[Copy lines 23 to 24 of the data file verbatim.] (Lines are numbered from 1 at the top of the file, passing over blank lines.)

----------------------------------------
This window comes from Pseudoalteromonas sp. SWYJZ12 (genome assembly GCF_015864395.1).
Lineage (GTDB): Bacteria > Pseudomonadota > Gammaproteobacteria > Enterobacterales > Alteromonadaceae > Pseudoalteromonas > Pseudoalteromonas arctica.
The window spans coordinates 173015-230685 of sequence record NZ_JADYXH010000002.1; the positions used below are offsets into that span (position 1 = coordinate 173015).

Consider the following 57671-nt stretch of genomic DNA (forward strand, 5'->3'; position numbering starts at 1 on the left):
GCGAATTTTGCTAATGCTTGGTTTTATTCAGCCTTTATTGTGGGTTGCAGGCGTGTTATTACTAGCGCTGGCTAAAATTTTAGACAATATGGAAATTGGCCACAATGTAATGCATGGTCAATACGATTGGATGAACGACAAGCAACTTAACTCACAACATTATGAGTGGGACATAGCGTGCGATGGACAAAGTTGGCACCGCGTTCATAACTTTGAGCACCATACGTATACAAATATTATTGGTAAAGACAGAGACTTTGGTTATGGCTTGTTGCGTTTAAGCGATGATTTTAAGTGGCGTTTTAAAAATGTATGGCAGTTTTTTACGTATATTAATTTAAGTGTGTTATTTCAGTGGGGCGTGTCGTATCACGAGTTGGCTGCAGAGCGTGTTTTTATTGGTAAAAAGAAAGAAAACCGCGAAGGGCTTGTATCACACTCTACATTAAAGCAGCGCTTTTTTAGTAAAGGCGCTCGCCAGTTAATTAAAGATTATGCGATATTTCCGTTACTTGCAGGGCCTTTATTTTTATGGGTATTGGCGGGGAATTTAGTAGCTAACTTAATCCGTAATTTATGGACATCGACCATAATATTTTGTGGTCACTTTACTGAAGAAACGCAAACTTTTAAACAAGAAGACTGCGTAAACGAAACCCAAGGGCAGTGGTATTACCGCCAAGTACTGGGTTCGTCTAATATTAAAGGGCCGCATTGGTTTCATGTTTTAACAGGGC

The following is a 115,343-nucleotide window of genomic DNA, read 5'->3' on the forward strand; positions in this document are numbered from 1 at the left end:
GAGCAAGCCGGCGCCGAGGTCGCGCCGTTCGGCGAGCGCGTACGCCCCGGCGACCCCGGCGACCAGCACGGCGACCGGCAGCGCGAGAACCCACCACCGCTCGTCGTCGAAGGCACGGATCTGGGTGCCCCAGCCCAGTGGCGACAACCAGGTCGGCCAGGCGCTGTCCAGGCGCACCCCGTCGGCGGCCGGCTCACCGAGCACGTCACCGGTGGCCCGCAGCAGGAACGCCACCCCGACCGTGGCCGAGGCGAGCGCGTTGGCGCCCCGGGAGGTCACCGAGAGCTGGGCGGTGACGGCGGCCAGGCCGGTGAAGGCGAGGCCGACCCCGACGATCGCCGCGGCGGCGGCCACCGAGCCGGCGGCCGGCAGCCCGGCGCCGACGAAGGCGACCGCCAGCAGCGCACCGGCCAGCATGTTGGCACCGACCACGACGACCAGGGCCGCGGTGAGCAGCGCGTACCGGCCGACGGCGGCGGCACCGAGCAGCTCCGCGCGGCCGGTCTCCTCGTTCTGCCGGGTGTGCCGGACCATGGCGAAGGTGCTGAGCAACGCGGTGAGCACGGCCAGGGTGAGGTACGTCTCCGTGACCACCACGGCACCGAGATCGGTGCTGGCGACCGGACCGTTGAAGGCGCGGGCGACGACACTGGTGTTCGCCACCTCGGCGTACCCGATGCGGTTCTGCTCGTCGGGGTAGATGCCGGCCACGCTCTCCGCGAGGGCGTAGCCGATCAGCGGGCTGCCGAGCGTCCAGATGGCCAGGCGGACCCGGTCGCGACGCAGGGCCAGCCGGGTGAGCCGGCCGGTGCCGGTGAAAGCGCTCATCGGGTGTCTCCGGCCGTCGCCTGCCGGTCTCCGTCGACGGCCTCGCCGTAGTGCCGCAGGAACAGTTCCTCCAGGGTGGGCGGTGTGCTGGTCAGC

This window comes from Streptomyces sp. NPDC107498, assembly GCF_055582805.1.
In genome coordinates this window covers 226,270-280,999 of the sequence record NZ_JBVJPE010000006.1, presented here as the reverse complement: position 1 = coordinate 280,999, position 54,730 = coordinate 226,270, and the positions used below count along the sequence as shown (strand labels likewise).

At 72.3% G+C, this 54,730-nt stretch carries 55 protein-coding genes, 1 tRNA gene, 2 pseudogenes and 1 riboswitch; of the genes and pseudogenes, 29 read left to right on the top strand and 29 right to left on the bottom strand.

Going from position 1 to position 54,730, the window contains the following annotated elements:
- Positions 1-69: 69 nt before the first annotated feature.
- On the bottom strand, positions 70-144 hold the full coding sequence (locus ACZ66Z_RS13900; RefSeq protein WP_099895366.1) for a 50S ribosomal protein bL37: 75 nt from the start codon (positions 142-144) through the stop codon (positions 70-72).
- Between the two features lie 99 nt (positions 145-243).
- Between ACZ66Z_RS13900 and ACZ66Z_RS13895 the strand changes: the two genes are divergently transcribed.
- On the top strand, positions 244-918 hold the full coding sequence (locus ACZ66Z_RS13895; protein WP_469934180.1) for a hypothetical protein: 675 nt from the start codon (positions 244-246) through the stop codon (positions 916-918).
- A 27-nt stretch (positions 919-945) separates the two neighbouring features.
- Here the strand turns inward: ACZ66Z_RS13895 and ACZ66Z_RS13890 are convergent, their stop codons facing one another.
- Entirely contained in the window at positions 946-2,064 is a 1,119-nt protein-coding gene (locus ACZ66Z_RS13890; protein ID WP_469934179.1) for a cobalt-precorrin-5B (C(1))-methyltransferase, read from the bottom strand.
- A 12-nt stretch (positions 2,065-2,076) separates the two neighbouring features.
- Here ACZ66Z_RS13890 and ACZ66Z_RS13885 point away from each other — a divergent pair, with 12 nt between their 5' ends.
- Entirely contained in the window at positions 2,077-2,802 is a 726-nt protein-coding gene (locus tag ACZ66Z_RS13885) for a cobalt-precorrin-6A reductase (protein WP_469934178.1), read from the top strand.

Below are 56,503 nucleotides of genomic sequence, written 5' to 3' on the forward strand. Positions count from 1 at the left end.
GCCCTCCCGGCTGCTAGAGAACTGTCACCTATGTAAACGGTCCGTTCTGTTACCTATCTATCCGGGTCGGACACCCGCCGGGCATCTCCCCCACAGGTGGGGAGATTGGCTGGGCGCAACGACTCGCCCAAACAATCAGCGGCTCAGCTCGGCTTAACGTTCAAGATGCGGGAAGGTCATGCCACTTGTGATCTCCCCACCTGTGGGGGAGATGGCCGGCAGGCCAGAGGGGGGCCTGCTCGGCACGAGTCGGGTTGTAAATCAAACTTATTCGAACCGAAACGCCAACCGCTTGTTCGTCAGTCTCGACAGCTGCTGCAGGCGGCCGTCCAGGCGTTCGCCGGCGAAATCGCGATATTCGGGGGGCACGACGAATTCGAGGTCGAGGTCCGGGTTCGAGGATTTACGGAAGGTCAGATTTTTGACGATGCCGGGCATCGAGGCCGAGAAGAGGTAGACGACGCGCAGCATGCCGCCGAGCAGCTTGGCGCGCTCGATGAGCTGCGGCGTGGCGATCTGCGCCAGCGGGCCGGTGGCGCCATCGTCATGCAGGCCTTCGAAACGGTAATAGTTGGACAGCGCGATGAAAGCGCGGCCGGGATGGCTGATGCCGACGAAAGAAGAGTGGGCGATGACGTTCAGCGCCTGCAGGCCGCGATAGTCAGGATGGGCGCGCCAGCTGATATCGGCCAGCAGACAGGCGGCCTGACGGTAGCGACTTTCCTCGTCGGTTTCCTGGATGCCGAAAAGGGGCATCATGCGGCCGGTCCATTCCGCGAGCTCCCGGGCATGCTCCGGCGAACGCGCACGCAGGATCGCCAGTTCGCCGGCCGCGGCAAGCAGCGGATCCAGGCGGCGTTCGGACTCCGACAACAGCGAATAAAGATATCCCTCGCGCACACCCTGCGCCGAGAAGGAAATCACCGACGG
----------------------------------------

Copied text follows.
Below are 56,503 nucleotides of genomic sequence, written 5' to 3' on the forward strand. Positions count from 1 at the left end.
GCCCTCCCGGCTGCTAGAGAACTGTCACCTATGTAAACGGTCCGTTCTGTTACCTATCTATCCGGGTCGGACACCCGCCGGGCATCTCCCCCACAGGTGGGGAGATTGGCTGGGCGCAACGACTCGCCCAAACAATCAGCGGCTCAGCTCGGCTTAACGTTCAAGATGCGGGAAGGTCATGCCACTTGTGATCTCCCCACCTGTGGGGGAGATGGCCGGCAGGCCAGAGGGGGGCCTGCTCGGCACGAGTCGGGTTGTAAATCAAACTTATTCGAACCGAAACGCCAACCGCTTGTTCGTCAGTCTCGACAGCTGCTGCAGGCGGCCGTCCAGGCGTTCGCCGGCGAAATCGCGATATTCGGGGGGCACGACGAATTCGAGGTCGAGGTCCGGGTTCGAGGATTTACGGAAGGTCAGATTTTTGACGATGCCGGGCATCGAGGCCGAGAAGAGGTAGACGACGCGCAGCATGCCGCCGAGCAGCTTGGCGCGCTCGATGAGCTGCGGCGTGGCGATCTGCGCCAGCGGGCCGGTGGCGCCATCGTCATGCAGGCCTTCGAAACGGTAATAGTTGGACAGCGCGATGAAAGCGCGGCCGGGATGGCTGATGCCGACGAAAGAAGAGTGGGCGATGACGTTCAGCGCCTGCAGGCCGCGATAGTCAGGATGGGCGCGCCAGCTGATATCGGCCAGCAGACAGGCGGCCTGACGGTAGCGACTTTCCTCGTCGGTTTCCTGGATGCCGAAAAGGGGCATCATGCGGCCGGTCCATTCCGCGAGCTCCCGGGCATGCTCCGGCGAACGCGCACGCAGGATCGCCAGTTCGCCGGCCGCGGCAAGCAGCGGATCCAGGCGGCGTTCGGACTCCGACAACAGCGAATAAAGATATCCCTCGCGCACACCCTGCGCCGAGAAGGAAATCACCGACGG